The Duke of Westminster’s prop­erty firm is also get­ting into the game: it in­tends to build 1,500 rental homes on the site of the for­mer Peek Fre­ans bis­cuit fac­tory in Ber­mond­sey, south-east Lon­don, which closed in 1989.

If Grosvenor’s £500m mas­ter­plan comes to fruition, peo­ple will be liv­ing on the site where Garibaldi and Bour­bon bis­cuits were in­vented from 2020/21, when the 12-acre de­vel­op­ment re­opens. Grosvenor, owned by the Duke – 26-year-old Hugh Grosvenor, Bri­tain’s youngest bil­lion­aire – in­tends to file for plan­ning per­mis­sion in Oc­to­ber.

At both Wem­b­ley Park and the for­mer bis­cuit fac­tory, the prop­er­ties are be­ing de­signed for renters, fea­tur­ing ho­tel­style lob­bies and two-bed flats with en-suite dou­ble bed­rooms to ap­peal to shar­ers. There will also be three- and four-bed­room flats for fam­i­lies.

Both Quin­tain and Grosvenor will man­age the rental homes for the long term, and are plan­ning more build-torent projects in Lon­don.

Si­mon Hard­ing-Roots, ex­ec­u­tive di­rec­tor of ma­jor projects at Grosvenor, said: “Build-to-rent hasn’t been done at scale for a cen­tury in this coun­try by the pri­vate sec­tor.”

He be­lieves the pri­vate sec­tor needs to step up its game. “Coun­cils can’t pro­vide all of this, and why should they?” he said. “The hous­ing cri­sis is ob­vi­ously very real. We be­lieve we can make a real dif­fer­ence there.”

Hard­ing-Roots said the Ber­mond­sey flats will cater for a broad range of in­comes, in­clud­ing key work­ers earn­ing £25,000-plus a year – “the nurses, teachers and po­lice­men who need to be in Lon­don”.

A num­ber of flats will be let at dis­counted mar­ket rent. Dis­counts are likely to range from 20% off mar­ket rents to the Lon­don Liv­ing Rent with a dis­count of 50-55% – a new type of “gen­uinely af­ford­able” hous­ing for mid­dlein­come Lon­don­ers in­tro­duced by Khan. Grosvenor wants to make the dis­counts flex­i­ble, so they can be “di­alled up or down” if ten­ants’ in­comes change, so that they are not forced to move.

South­wark Coun­cil ex­pects Grosvenor to de­liver 35% af­ford­able hous­ing at the fac­tory site, in­clud­ing flats at so­cial rent. Coun­cil­lor Mark Wil­liams, cab­i­net mem­ber for re­gen­er­a­tion and new homes, said: “The bis­cuit fac­tory is an in­ter­est­ing pro­ject that sup­ports our priorities, in­clud­ing the pro­vi­sion of much-needed new homes, es­pe­cially for res­i­dents on low to mid­dle in­comes.”

The yel­low-brick fac­tory site is a long way from Grosvenor’s tra­di­tional heart­land in May­fair and Bel­gravia, two of the cap­i­tal’s most ex­clu­sive neigh­bour­hoods. The firm is mov­ing into more af­ford­able hous­ing projects af­ter be­ing hit by the down­turn in the lux­ury prop­erty mar­ket.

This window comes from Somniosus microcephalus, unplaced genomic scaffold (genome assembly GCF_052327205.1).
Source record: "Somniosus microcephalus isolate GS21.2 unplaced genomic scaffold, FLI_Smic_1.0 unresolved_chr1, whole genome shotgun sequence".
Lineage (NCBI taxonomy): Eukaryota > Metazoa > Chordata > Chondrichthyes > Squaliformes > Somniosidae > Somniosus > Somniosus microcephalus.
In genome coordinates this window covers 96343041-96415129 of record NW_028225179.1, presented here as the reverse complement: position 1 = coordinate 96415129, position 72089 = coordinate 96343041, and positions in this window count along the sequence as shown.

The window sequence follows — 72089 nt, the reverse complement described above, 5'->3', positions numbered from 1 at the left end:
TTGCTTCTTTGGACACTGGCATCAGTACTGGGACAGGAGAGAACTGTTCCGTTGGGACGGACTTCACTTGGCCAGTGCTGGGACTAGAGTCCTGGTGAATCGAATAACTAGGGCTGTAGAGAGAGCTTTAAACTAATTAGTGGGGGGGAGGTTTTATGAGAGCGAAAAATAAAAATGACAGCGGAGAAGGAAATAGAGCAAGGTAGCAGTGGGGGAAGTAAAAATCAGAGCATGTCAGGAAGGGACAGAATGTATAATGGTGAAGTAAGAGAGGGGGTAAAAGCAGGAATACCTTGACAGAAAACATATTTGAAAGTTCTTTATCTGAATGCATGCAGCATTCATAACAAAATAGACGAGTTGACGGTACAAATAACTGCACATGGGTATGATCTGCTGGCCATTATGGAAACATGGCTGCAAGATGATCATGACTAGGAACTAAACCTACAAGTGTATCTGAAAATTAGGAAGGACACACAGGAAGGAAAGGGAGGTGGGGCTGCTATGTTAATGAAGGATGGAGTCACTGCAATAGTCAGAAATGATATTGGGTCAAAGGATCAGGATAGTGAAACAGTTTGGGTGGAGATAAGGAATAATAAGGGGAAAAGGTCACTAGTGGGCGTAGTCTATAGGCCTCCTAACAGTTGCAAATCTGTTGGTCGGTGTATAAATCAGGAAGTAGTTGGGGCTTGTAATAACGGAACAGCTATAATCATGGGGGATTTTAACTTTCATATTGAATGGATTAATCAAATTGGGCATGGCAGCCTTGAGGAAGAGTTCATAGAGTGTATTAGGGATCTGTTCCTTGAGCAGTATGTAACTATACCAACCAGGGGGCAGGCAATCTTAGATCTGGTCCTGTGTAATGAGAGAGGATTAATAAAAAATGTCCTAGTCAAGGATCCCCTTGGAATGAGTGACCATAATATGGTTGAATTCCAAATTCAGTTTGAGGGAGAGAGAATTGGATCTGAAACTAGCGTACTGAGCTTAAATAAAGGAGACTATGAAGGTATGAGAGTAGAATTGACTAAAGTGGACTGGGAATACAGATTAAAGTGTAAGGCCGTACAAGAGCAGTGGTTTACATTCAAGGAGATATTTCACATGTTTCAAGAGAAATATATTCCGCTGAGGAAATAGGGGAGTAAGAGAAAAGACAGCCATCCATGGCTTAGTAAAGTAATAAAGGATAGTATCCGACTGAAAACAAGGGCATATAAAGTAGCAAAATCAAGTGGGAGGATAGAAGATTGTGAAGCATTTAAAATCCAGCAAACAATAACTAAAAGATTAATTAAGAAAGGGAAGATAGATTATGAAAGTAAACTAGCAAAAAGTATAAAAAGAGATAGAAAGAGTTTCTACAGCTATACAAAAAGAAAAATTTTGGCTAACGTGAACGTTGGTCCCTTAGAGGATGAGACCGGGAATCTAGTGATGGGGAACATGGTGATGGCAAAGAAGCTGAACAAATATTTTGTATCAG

Frank Turner, 78, who worked at the bis­cuit fac­tory from 1960 un­til 1989 and be­came its chief fire of­fi­cer, wel­comed Grosvenor’s at­tempt to “breathe life back into the site”.

“The gov­ern­ment are say­ing you should have homes for lower and mid­dle in­come type peo­ple and in the end, with some com­pa­nies, it doesn’t ma­te­ri­alise,” Turner said. “If Grosvenor can do it, good luck to them, be­cause that’s what’s needed.”

Up to 11 res­i­den­tial blocks of vary­ing heights are planned, with the tallest tower, of 25 storeys, to be built in the cen­tre of the site, as well as a new 600place sec­ondary school.

The big­gest of the bis­cuit fac­tory build­ings, a for­mer warehouse, is to be con­verted into a five-storey block of flats with a large atrium lined by shops and cafes at the bot­tom. The planned pub­lic roof garden, with views across Lon­don, will hark back to the fac­tory garden where Peek Fre­ans work­ers used to en­joy a cup of tea (and a bis­cuit) dur­ing break times.

Two new routes un­der a nearby rail­way line will link the de­vel­op­ment with The Blue, a lo­cal street mar­ket that has dwin­dled to a hand­ful of traders. When the Guardian vis­ited, only Rus­sell Dry­den, a fish­mon­ger, was ply­ing his trade in the square. He ex­pressed hope that the Grosvenor de­vel­op­ment, which is ex­pected to cre­ate 50 new busi­ness spa­ces in the Vic­to­rian rail­way arches and 1,300 per­ma­nent jobs, would re­vive its for­tunes.

3 £ bn Value of the Wem­b­ley Park pro­ject, which will in­clude 5,000 pur­pose-built homes for rent 1,500 Num­ber of rental homes hoped to be built at the for­mer Peek Fre­ans bis­cuit fac­tory in Ber­mond­sey ‘Coun­cils can’t pro­vide all of this and why should they? We be­lieve we can make a dif­fer­ence’

Pho­to­graph: Sarah Lee for the Guardian

Above, part of Quin­tain’s Wem­b­ley Park de­vel­op­ment, sur­round­ing the na­tional foot­ball sta­dium in north Lon­don; right, an artist’s im­pres­sion of how it will look when fin­ished; be­low, one of the flats

Nine-month-old Emily, be­low, be­came one of the first ten­ants in the Wem­b­ley de­vel­op­ment when her par­ents moved in